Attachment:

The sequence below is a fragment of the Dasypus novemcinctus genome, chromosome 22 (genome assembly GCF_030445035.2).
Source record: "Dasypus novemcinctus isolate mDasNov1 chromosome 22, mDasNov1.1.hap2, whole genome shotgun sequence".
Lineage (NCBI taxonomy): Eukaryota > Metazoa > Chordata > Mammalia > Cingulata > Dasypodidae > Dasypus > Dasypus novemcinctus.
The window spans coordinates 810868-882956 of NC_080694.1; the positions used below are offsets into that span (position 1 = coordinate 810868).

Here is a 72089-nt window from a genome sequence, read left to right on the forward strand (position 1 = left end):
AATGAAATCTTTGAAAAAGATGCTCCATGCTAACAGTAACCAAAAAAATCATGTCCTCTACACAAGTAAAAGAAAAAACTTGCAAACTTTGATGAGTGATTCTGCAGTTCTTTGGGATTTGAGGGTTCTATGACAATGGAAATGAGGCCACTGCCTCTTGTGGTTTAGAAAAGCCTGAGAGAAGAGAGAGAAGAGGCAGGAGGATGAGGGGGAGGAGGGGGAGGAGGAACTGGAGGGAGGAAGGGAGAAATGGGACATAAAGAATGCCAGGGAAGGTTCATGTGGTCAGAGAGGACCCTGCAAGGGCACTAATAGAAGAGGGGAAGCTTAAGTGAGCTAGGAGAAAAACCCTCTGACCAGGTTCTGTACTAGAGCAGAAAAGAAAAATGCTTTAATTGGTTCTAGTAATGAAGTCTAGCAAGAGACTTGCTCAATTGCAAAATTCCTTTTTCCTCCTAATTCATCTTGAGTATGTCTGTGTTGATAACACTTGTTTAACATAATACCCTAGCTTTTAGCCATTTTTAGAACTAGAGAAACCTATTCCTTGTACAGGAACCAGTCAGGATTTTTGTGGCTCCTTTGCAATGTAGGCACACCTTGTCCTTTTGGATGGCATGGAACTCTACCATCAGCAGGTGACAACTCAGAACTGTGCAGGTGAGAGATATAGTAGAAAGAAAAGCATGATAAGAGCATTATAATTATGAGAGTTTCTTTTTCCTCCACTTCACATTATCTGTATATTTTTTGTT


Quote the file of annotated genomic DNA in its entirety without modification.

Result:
The sequence below is a fragment of the Dasypus novemcinctus genome, chromosome 22 (genome assembly GCF_030445035.2).
Source record: "Dasypus novemcinctus isolate mDasNov1 chromosome 22, mDasNov1.1.hap2, whole genome shotgun sequence".
Lineage (NCBI taxonomy): Eukaryota > Metazoa > Chordata > Mammalia > Cingulata > Dasypodidae > Dasypus > Dasypus novemcinctus.
The window spans coordinates 810868-882956 of NC_080694.1; the positions used below are offsets into that span (position 1 = coordinate 810868).

Here is a 72089-nt window from a genome sequence, read left to right on the forward strand (position 1 = left end):
AATGAAATCTTTGAAAAAGATGCTCCATGCTAACAGTAACCAAAAAAATCATGTCCTCTACACAAGTAAAAGAAAAAACTTGCAAACTTTGATGAGTGATTCTGCAGTTCTTTGGGATTTGAGGGTTCTATGACAATGGAAATGAGGCCACTGCCTCTTGTGGTTTAGAAAAGCCTGAGAGAAGAGAGAGAAGAGGCAGGAGGATGAGGGGGAGGAGGGGGAGGAGGAACTGGAGGGAGGAAGGGAGAAATGGGACATAAAGAATGCCAGGGAAGGTTCATGTGGTCAGAGAGGACCCTGCAAGGGCACTAATAGAAGAGGGGAAGCTTAAGTGAGCTAGGAGAAAAACCCTCTGACCAGGTTCTGTACTAGAGCAGAAAAGAAAAATGCTTTAATTGGTTCTAGTAATGAAGTCTAGCAAGAGACTTGCTCAATTGCAAAATTCCTTTTTCCTCCTAATTCATCTTGAGTATGTCTGTGTTGATAACACTTGTTTAACATAATACCCTAGCTTTTAGCCATTTTTAGAACTAGAGAAACCTATTCCTTGTACAGGAACCAGTCAGGATTTTTGTGGCTCCTTTGCAATGTAGGCACACCTTGTCCTTTTGGATGGCATGGAACTCTACCATCAGCAGGTGACAACTCAGAACTGTGCAGGTGAGAGATATAGTAGAAAGAAAAGCATGATAAGAGCATTATAATTATGAGAGTTTCTTTTTCCTCCACTTCACATTATCTGTATATTTTTTGTT